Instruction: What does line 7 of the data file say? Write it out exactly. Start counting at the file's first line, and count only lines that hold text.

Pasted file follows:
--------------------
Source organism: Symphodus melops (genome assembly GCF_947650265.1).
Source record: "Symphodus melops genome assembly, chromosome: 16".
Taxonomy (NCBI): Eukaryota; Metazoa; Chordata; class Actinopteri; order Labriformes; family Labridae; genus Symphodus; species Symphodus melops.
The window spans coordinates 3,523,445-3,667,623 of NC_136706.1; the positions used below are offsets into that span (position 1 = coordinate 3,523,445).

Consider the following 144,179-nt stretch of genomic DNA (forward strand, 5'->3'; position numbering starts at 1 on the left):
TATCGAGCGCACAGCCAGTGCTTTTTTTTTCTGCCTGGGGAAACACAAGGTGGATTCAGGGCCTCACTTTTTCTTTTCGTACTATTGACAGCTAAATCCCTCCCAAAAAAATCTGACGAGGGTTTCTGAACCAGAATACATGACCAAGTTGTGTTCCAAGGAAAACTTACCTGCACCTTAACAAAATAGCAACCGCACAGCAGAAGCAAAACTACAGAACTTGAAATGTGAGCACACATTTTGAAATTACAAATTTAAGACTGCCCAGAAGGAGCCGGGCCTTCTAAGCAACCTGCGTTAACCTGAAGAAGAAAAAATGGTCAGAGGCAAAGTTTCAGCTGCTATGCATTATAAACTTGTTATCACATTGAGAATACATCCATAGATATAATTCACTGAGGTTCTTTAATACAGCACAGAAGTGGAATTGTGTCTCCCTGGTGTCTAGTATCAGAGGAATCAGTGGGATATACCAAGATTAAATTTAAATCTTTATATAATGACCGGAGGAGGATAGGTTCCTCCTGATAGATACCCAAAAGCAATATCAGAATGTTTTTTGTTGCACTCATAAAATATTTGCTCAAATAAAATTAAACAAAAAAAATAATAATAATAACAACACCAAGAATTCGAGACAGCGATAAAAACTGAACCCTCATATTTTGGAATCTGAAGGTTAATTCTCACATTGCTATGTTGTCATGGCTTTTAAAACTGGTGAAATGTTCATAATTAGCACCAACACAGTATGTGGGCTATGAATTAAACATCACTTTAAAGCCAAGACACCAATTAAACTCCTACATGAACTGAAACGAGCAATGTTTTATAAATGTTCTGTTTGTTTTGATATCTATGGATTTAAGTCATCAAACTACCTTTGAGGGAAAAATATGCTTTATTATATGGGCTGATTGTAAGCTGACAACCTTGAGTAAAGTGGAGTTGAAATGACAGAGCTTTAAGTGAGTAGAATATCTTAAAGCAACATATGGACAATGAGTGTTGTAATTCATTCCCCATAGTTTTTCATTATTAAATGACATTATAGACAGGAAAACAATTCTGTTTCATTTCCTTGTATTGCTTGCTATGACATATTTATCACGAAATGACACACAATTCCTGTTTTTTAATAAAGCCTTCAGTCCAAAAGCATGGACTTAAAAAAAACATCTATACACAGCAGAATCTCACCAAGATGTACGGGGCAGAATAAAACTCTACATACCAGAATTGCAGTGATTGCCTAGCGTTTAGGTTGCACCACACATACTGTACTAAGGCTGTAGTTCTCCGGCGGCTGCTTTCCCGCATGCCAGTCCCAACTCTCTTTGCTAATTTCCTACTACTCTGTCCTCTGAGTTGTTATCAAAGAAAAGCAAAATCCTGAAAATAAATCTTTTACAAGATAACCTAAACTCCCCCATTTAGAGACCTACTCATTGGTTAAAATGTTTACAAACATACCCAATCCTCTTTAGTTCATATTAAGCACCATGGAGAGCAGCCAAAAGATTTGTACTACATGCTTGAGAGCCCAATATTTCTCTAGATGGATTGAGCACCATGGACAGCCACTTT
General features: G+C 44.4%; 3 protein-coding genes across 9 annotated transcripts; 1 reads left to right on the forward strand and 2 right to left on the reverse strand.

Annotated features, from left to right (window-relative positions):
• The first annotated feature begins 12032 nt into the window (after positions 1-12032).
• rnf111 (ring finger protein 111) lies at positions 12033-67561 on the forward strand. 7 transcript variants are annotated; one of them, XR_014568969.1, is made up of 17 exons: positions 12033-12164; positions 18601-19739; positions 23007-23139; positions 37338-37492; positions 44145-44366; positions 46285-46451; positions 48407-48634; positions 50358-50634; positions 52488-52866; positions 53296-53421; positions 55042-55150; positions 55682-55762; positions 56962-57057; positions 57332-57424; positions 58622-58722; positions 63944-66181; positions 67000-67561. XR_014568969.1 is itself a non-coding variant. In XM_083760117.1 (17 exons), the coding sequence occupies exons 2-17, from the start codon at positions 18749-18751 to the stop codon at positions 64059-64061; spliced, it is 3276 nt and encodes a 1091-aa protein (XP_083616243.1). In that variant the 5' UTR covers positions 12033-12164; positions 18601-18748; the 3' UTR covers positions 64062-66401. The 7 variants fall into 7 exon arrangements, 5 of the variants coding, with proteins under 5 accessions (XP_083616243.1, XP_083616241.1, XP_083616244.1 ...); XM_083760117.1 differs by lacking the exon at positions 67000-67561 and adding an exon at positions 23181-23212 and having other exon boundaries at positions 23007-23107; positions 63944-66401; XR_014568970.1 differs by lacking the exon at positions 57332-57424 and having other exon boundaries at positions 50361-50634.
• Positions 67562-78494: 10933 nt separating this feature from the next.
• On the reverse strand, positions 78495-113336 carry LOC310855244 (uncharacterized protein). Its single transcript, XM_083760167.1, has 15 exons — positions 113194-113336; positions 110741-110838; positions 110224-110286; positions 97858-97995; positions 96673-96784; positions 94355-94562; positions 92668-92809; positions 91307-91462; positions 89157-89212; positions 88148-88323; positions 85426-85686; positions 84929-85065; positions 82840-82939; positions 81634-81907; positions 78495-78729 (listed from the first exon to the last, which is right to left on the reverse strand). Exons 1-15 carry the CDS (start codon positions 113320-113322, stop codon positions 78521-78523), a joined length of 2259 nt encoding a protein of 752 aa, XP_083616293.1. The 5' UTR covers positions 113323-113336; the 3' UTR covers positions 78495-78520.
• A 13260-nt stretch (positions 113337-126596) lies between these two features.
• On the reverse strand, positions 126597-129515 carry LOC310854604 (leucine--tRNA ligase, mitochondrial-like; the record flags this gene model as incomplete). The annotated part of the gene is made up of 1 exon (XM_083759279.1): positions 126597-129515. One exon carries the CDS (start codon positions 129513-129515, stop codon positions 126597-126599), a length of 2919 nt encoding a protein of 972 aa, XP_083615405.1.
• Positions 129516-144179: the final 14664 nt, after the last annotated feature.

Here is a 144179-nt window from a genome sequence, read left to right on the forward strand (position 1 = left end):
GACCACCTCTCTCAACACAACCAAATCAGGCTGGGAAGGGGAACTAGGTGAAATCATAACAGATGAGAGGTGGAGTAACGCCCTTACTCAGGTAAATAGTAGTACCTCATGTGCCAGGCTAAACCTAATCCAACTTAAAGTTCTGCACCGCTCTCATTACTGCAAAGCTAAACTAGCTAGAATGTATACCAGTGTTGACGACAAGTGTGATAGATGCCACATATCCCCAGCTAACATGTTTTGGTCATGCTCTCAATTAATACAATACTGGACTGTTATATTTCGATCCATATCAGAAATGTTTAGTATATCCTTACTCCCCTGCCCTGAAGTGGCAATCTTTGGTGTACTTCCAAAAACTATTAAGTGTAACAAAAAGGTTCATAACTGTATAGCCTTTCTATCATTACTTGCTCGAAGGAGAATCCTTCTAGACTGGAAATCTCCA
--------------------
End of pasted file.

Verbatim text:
General features: G+C 44.4%; 3 protein-coding genes across 9 annotated transcripts; 1 reads left to right on the forward strand and 2 right to left on the reverse strand.